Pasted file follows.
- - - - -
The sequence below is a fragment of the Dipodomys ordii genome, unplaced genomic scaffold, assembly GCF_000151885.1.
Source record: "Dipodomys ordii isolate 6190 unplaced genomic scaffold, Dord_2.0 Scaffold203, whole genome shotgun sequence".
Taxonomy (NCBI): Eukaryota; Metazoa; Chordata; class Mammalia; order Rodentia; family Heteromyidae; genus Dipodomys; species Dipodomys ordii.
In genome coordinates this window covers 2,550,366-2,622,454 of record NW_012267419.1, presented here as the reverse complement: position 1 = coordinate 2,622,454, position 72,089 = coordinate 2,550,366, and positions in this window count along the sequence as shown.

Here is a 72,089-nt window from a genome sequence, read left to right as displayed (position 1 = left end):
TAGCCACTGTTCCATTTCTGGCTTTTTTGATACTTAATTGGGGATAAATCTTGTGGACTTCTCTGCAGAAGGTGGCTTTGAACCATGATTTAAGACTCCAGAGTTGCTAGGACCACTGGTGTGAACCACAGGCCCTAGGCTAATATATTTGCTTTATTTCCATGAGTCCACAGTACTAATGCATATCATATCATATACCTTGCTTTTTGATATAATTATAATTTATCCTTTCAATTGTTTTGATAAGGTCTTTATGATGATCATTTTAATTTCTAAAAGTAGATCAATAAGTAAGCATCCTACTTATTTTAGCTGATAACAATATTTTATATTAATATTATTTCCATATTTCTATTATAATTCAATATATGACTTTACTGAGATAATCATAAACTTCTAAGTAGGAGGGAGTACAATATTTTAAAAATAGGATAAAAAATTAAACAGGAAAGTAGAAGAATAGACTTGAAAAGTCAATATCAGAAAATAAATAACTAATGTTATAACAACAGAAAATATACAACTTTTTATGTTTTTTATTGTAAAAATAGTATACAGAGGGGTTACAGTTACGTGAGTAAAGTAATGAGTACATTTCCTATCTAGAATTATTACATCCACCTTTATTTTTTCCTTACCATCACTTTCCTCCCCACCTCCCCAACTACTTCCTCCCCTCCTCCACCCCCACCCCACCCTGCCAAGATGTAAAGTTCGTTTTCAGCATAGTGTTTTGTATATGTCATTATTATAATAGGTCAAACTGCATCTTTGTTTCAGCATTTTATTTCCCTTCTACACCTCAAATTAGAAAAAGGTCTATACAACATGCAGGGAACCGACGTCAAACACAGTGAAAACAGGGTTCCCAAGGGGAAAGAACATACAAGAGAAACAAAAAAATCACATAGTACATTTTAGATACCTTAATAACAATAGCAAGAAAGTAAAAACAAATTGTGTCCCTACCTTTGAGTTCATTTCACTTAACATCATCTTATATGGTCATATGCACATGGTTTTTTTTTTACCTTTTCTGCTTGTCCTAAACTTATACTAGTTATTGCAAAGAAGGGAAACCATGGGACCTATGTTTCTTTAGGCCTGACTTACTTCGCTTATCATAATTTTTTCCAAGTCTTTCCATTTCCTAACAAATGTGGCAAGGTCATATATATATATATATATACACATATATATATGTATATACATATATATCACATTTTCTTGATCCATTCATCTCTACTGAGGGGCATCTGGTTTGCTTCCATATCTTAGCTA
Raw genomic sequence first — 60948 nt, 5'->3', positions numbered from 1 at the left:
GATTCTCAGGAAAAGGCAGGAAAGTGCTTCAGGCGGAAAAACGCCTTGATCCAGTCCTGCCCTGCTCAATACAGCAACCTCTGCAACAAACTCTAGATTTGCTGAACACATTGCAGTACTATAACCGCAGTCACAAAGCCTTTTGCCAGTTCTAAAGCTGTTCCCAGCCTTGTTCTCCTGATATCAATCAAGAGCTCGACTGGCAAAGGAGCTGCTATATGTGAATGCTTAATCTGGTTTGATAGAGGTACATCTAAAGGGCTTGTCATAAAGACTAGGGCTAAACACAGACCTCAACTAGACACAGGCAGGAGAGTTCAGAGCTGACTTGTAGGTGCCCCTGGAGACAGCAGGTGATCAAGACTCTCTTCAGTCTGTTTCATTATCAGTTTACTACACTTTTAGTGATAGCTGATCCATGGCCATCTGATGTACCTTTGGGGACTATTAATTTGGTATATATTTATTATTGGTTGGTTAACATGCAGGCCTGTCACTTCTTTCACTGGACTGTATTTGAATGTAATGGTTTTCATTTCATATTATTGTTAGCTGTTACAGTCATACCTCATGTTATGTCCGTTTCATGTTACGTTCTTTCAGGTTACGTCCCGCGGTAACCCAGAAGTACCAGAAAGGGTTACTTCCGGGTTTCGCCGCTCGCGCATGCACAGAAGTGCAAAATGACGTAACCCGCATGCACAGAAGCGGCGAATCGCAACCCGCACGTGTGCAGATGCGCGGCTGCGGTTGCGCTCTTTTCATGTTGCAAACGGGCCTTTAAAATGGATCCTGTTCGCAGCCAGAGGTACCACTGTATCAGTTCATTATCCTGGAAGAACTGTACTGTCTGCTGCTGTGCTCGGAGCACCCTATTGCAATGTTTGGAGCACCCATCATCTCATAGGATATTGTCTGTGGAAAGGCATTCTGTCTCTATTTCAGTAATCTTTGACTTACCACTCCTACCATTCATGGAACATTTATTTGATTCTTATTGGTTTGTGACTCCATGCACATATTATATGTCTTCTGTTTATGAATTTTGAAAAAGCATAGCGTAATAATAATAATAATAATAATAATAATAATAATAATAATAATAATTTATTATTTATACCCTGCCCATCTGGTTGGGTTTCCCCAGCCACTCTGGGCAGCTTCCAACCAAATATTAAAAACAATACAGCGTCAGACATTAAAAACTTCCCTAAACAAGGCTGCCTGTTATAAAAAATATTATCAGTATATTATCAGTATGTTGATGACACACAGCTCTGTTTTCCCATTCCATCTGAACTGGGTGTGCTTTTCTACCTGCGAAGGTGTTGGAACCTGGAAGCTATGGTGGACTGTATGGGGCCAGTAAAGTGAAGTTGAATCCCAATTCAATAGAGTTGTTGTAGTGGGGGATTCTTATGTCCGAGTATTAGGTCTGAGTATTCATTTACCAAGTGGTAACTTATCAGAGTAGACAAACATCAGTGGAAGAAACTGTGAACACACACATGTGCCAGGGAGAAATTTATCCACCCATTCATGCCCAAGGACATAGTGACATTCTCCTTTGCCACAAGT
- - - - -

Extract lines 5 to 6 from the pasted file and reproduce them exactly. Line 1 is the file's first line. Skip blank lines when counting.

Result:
Here is a 72,089-nt window from a genome sequence, read left to right as displayed (position 1 = left end):
TAGCCACTGTTCCATTTCTGGCTTTTTTGATACTTAATTGGGGATAAATCTTGTGGACTTCTCTGCAGAAGGTGGCTTTGAACCATGATTTAAGACTCCAGAGTTGCTAGGACCACTGGTGTGAACCACAGGCCCTAGGCTAATATATTTGCTTTATTTCCATGAGTCCACAGTACTAATGCATATCATATCATATACCTTGCTTTTTGATATAATTATAATTTATCCTTTCAATTGTTTTGATAAGGTCTTTATGATGATCATTTTAATTTCTAAAAGTAGATCAATAAGTAAGCATCCTACTTATTTTAGCTGATAACAATATTTTATATTAATATTATTTCCATATTTCTATTATAATTCAATATATGACTTTACTGAGATAATCATAAACTTCTAAGTAGGAGGGAGTACAATATTTTAAAAATAGGATAAAAAATTAAACAGGAAAGTAGAAGAATAGACTTGAAAAGTCAATATCAGAAAATAAATAACTAATGTTATAACAACAGAAAATATACAACTTTTTATGTTTTTTATTGTAAAAATAGTATACAGAGGGGTTACAGTTACGTGAGTAAAGTAATGAGTACATTTCCTATCTAGAATTATTACATCCACCTTTATTTTTTCCTTACCATCACTTTCCTCCCCACCTCCCCAACTACTTCCTCCCCTCCTCCACCCCCACCCCACCCTGCCAAGATGTAAAGTTCGTTTTCAGCATAGTGTTTTGTATATGTCATTATTATAATAGGTCAAACTGCATCTTTGTTTCAGCATTTTATTTCCCTTCTACACCTCAAATTAGAAAAAGGTCTATACAACATGCAGGGAACCGACGTCAAACACAGTGAAAACAGGGTTCCCAAGGGGAAAGAACATACAAGAGAAACAAAAAAATCACATAGTACATTTTAGATACCTTAATAACAATAGCAAGAAAGTAAAAACAAATTGTGTCCCTACCTTTGAGTTCATTTCACTTAACATCATCTTATATGGTCATATGCACATGGTTTTTTTTTTACCTTTTCTGCTTGTCCTAAACTTATACTAGTTATTGCAAAGAAGGGAAACCATGGGACCTATGTTTCTTTAGGCCTGACTTACTTCGCTTATCATAATTTTTTCCAAGTCTTTCCATTTCCTAACAAATGTGGCAAGGTCATATATATATATATATATACACATATATATATGTATATACATATATATCACATTTTCTTGATCCATTCATCTCTACTGAGGGGCATCTGGTTTGCTTCCATATCTTAGCTA